Black Friday

Bicycle police on guard

Man with a mission

Belting it out


Political ranters

Yet more security

Art and entertainment

Religious ranters


'Tis the Off Season

A few shots from the periphery of this year's neighborhood holiday fair, held at the local swim and tennis club.
Kiddie pool
Court 1
Court 2
The season to be jolly


1963: JFK and the French Mouse

It is, as is abundantly clear from the media blitz, the 50th anniversary of the assassination of John F. Kennedy, and that is also this week's Sepia Saturday theme (please visit that site for links to other thematic explorations!).

I was nine and a half when Kennedy died, and in the third grade. I remember the teacher, the white-haired but tall and sturdy Mrs. Geraldine Perry, in her typical peasant blouse and Mexican skirt, gathering the class around her that morning, and telling us that the president had been killed. One little girl burst out crying, and a few of the more churlish class members laughed at her. They got a very severe talking to, as I imagine Mrs. Perry, tough as she was, was probably close to tears herself.

As the grim spectacle unrolled on TV over the next few days, from the killing of Oswald through the long funeral proceedings, I was, I think, more concerned with the Kennedys' daughter Caroline, on whom I had rather a crush despite the fact that she was three years younger than I. In fact I had written a sort of cryptic paean to her just that summer, in the guise of a chapter of The Adventures of French Mouse. This was a project that I and my father had been working on for some months. Once a week or so we would sequester ourselves, and alternately he or I would dictate a story to the other, which I would then illustrate. The stories revolved around Pierre Souris, the French Mouse, with a supporting cast of my other Steiff animals, as well as a large sock monkey, named Uncle Monkey.

I now present for your Sepia pleasure the chapter in question.

"Queek, Caroline, open the you-know what!"
The cat looked terrible.
He made a death-defying leap.
He landed in the fountain.
French Mouse was peeking down the laundry chute when something struck him full-force in the nose!
A pink and blue sign on the door: No Mice Allowed.
The illustrations were dawn on the backs of class handouts for my father's Bible As Literature class at the University of Washington.
The text was written on the backs of a handout for his Intro To Poetry class.
Allow me to say in closing that the perennial trotting out of the JFK assassination "party line" irks me no end. I have just read a brand-new, phenomenal book, JFK and the Unspeakable, which thoroughly blows the old "lone gunman" theory sky-high. I cannot recommend this book too highly.


The Lost Photograph

For Sepia Saturday #201, a collection of photos of my father's house in Elm, Michigan, and a poem of his that evokes at least the interior very well.

Lost for twenty years now that large photograph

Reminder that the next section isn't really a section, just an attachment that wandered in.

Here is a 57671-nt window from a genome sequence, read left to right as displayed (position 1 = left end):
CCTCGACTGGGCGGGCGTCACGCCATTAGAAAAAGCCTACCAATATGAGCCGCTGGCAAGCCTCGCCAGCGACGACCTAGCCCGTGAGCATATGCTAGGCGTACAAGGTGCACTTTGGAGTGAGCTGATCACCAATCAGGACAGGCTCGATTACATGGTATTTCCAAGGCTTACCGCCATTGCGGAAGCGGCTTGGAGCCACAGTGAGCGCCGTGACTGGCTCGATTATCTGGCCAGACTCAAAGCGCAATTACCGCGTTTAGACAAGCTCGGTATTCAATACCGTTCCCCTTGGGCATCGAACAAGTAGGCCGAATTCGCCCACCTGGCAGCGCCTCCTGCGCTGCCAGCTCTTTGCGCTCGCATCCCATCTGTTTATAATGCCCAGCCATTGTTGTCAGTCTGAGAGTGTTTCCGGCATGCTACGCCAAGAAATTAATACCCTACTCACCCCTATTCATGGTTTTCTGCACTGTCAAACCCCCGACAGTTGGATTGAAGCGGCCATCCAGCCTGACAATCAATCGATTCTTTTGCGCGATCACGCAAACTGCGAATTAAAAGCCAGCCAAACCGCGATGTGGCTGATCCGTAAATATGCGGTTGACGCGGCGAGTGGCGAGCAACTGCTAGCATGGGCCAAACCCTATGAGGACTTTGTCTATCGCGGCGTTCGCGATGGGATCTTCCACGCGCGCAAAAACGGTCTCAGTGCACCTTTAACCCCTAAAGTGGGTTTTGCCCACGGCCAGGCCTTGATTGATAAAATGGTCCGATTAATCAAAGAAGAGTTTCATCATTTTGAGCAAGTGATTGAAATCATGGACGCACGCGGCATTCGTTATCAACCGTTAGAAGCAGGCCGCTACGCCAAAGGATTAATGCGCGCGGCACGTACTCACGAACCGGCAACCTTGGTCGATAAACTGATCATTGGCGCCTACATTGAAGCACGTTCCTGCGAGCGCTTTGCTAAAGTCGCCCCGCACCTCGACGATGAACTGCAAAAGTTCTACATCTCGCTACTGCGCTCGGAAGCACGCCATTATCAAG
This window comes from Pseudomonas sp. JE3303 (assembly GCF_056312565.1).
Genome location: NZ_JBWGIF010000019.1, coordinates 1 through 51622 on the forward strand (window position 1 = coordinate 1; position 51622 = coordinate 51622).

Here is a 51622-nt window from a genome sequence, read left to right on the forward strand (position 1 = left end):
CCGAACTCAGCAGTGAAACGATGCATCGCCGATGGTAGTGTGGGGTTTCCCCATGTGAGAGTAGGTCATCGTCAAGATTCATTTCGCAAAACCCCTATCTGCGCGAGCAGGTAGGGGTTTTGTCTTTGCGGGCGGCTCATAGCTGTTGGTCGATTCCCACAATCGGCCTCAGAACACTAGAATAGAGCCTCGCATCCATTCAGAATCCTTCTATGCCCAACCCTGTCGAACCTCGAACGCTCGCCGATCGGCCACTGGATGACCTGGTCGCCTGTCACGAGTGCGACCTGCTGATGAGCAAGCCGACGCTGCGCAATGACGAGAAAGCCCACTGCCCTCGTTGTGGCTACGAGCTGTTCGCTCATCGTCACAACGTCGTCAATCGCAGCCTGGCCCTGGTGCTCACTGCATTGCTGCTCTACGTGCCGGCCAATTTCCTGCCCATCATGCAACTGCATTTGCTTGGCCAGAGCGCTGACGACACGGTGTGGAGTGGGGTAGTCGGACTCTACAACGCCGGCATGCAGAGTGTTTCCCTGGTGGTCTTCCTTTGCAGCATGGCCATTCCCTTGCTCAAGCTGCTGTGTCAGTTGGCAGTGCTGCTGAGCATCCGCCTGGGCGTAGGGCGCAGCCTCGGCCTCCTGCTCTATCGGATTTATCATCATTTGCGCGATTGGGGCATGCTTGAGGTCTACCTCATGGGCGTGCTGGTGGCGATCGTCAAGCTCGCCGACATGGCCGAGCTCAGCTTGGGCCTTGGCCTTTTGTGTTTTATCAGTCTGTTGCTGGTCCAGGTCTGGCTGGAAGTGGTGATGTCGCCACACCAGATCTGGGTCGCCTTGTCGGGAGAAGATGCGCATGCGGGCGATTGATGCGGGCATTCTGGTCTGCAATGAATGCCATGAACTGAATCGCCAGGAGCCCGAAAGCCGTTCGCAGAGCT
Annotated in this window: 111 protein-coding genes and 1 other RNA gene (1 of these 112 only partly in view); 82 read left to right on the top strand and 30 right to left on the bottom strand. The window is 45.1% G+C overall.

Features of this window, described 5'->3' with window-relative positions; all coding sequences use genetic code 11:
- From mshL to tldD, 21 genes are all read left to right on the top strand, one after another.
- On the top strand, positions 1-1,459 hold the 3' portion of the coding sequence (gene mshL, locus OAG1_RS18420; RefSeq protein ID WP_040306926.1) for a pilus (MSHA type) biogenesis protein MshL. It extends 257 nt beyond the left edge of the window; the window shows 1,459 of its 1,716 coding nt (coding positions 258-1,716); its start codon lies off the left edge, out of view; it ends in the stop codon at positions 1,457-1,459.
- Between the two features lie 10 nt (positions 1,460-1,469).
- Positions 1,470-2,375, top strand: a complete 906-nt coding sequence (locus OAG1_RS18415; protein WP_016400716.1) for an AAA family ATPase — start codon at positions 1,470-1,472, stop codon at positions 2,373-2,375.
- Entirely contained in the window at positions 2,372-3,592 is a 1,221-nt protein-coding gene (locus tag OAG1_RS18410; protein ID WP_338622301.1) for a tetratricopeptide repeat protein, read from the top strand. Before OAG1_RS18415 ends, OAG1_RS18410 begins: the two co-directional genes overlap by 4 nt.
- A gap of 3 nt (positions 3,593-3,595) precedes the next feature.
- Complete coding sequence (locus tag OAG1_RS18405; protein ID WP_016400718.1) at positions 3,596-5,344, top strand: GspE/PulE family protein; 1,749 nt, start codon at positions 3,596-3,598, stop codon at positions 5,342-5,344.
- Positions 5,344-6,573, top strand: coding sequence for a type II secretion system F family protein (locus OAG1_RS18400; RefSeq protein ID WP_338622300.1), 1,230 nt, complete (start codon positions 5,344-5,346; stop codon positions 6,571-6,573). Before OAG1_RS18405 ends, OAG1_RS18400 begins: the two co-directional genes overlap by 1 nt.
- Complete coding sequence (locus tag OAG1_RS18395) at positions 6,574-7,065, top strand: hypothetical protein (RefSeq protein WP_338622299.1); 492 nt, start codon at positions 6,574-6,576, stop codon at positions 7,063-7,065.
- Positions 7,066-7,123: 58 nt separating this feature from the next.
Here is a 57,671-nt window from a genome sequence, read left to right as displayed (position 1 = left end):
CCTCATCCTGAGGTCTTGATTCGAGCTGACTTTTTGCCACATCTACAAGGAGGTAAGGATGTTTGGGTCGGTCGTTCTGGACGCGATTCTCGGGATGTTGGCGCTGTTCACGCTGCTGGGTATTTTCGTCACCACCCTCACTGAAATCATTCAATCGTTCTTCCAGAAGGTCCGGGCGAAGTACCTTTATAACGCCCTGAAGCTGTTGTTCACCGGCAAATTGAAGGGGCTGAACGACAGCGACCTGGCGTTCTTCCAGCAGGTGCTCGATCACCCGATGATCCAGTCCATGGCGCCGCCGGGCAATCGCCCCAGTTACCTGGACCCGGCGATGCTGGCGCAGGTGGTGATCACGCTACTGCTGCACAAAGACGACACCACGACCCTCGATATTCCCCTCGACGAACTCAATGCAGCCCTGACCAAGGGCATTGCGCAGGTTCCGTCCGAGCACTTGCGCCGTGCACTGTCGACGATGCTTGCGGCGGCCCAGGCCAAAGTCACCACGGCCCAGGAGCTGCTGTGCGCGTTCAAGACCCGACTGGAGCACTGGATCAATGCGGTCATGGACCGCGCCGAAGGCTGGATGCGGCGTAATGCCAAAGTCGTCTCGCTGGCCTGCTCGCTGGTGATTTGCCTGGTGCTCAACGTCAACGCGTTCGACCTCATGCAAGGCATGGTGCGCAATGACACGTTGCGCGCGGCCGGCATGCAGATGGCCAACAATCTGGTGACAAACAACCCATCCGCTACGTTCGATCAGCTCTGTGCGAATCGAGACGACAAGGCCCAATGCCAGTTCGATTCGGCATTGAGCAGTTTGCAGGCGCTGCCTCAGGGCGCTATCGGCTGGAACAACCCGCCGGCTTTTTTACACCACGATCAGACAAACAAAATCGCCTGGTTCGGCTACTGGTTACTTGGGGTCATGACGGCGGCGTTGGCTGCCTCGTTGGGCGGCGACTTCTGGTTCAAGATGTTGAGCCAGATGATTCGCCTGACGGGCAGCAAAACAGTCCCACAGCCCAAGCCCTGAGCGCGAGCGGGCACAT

Of my father in his long room at Golden,

Colorado, in 1901, surrounded

By books and sunlight.

The young teacher from Michigan, his forehead

High and broad, his fine black hair center-parted,

Rugged and hopeful as Lincoln, at his desk,

Shakespeare beside him.

Before he taught at Victor or Cripple Creek

Or had Lowell Thomas as a start student,

Or won my mother’s hand away from Ralph Carr

And the music store.

In one corner of the room, piled high with books,

Was the slatted wood, metal and leather trunk

Brought to take all his books and clothes from Detroit

Clear to the Rockies.

On my last night in Michigan, he and I

Climbed to the spare bedroom long used for storage,

Where my mother’s dress dummy stood among toys,

Found the old trunk there,

Unmoved since I was born, carefully removed

Teddy bears, dolls, games, and three children’s clothing,

And carried it with ceremonial joking

Down the long staircase,

Past the ceiling-high cases of well-read books,

Past faded paintings of six great composers,

Past the two old stoves and the battered table,

Out through the kitchen,

Down the back porch where all of our dogs had slept,

Across the yard full of oaks, maples, and pine

Where we live in photographs of forty years,

Past the old red barns,

And loaded it into Ramsbottom, the Dodge.

My train was to leave at dawn for Seattle

From the ornate red brick depot in Ann Arbor

Where he had arrived

In 1896. Across Middlebelt,

Beyond the fragrant pastures of horses and Holsteins,

Half a mile away stood Elm Woods, flower-filled,

Venus above them.

I could hear far off, down at the Beech crossing,

A Diesel, not an old steam locomotive,

Coming on the Pere Marquette. Then my father,


Standing in the back door in Indian summer

Twilight, his children gone, my mother long dead,

But in his old aura of steadfast love, gave one

Understated wave

As Beth and I drove off into the future.

On the way to Seattle, on the Great Northern,

On the far side of the Rockies, I remembered

The lost photograph.
Nelson at bat in the front yard

The Bentleys at Elm

The red barns

Middlebelt Road, Elm Woods

Dapper in the side yard

The house coat and the house

Mike, the house dog